Capromeryx minor

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Capromeryx minor
Temporal range: Pleistocene–0.009
Capromeryx minor p1350725.jpg
Scientific classification e
Kingdom: Animalia
Phylum: Chordata
Class: Mammalia
Order: Artiodactyla
Family: Antilocapridae
Genus: Capromeryx
Matthew, 1902
Species: C. minor
Binomial name
Capromeryx minor
Taylor, 1911

Capromeryx minor, sometimes known as the dwarf pronghorn, is a very small, extinct species of pronghorn-like antilocaprid ungulate discovered in the La Brea Tar Pits of California and elsewhere.[1] It has been found at least as far east as the coast of Texas. It stood about 60 centimetres tall at the shoulders and weighed about 10 kilograms (22 lb). It is unclear whether females had horns as well as males. Each horn consists of a pair of short, straight points that sprout from a single base on either side of the head, with the two prongs parallel rather than diverging as in Tetrameryx and Stockoceros. A number of different species have been described which are likely all the same: Capromeryx furcifer, Capromeryx mexicana and Capromeryx minimus . Capromeryx furcifer would have priority as the proper name for the Late Irvingtonian through Rancholabrean species in which the anterior prong is less than 50% the height of the posterior prong. Its fossils have also been found at least as far east at as the Texas coast, as well as in Nebraska, Kansas, New Mexico, Sonora, Baja California, and near Mexico City. Specimens of this species (and its synonyms) date to the Late Irvingtonian and Rancholabrean periods. Two earlier species are known: Capromeryx tautonensis from Washington State and from Central Mexico in the Early Blancan, and Capromeryx arizonensis from the Late Blancan in Arizona, New Mexico and Florida. These two earlier species were larger and heavier than the Pleistocene species. It is thought by some biologists that it lived in forests and underbrush, where its small size would have helped it to hide. It is unlikely that it lived in open prairies, since it would not have been fast enough to outrun the predators of that time.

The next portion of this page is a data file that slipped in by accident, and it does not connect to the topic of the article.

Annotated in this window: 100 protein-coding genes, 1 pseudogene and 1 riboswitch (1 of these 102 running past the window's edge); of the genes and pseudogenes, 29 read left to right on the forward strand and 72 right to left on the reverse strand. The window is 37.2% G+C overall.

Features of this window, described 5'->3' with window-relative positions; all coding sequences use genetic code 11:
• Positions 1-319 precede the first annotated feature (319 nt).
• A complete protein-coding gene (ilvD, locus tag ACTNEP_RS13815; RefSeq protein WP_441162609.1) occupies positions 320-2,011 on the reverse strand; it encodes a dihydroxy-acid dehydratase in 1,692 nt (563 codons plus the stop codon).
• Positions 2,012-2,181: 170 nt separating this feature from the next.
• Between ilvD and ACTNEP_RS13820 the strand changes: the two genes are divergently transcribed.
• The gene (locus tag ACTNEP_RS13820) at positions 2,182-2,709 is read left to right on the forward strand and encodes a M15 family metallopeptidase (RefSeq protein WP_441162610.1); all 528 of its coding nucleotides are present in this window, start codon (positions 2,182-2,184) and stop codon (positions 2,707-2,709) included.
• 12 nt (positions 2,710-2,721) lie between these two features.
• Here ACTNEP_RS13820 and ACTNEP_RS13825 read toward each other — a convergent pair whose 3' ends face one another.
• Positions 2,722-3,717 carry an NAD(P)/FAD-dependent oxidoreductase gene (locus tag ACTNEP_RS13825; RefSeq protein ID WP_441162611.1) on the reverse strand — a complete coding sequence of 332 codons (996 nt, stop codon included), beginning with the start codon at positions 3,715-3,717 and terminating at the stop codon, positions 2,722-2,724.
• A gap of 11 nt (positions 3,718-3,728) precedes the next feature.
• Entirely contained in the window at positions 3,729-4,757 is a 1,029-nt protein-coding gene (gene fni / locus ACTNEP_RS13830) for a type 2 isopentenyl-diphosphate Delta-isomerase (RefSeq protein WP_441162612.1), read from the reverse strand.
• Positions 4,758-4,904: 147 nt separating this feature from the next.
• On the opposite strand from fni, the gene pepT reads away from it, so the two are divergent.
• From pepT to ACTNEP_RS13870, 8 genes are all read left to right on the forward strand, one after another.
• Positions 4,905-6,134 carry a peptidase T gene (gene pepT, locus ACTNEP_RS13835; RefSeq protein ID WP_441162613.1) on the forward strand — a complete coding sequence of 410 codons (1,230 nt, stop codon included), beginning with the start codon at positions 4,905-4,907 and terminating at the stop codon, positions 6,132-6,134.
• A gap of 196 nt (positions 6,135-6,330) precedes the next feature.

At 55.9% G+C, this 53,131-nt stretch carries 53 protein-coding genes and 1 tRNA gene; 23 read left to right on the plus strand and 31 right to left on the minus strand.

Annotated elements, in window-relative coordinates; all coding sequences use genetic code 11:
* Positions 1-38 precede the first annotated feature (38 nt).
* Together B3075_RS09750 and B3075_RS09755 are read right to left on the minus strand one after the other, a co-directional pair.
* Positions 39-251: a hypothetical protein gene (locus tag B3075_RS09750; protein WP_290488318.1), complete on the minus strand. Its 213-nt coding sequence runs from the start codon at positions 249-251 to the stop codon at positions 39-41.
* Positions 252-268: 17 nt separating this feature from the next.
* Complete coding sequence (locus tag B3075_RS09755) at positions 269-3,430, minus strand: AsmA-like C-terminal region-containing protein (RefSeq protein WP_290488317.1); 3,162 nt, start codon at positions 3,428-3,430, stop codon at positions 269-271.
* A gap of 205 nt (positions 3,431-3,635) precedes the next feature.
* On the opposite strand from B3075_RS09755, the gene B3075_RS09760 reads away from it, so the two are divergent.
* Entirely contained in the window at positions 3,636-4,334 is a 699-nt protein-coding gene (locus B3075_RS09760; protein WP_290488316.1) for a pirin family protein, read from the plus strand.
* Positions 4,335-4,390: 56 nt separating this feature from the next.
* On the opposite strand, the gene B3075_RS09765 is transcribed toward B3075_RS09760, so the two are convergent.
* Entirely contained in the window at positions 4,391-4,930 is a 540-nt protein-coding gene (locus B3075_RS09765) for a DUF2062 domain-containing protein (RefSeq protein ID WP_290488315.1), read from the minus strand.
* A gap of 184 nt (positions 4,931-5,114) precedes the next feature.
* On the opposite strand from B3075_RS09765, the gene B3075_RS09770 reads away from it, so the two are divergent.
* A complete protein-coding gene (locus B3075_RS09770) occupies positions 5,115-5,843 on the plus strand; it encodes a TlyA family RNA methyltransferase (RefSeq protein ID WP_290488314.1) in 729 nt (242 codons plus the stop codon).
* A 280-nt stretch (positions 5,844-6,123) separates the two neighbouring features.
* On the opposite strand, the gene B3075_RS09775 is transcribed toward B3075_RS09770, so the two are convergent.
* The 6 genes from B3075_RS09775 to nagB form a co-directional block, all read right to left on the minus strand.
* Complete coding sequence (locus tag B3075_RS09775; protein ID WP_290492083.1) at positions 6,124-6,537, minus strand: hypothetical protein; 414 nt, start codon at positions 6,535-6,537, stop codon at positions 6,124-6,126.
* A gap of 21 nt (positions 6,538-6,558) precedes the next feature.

1. ^ Morgan, J. K.; Morgan, N. H. (1995). "A New Species of Capromeryx (Mammalia: Artiodactyla) from the Taunton Local Fauna of Washington, and the Correlation with Other Blancan Faunas of Washington and Idaho". Journal of Vertebrate Paleontology. 15: 160. doi:10.1080/02724634.1995.10011215. 

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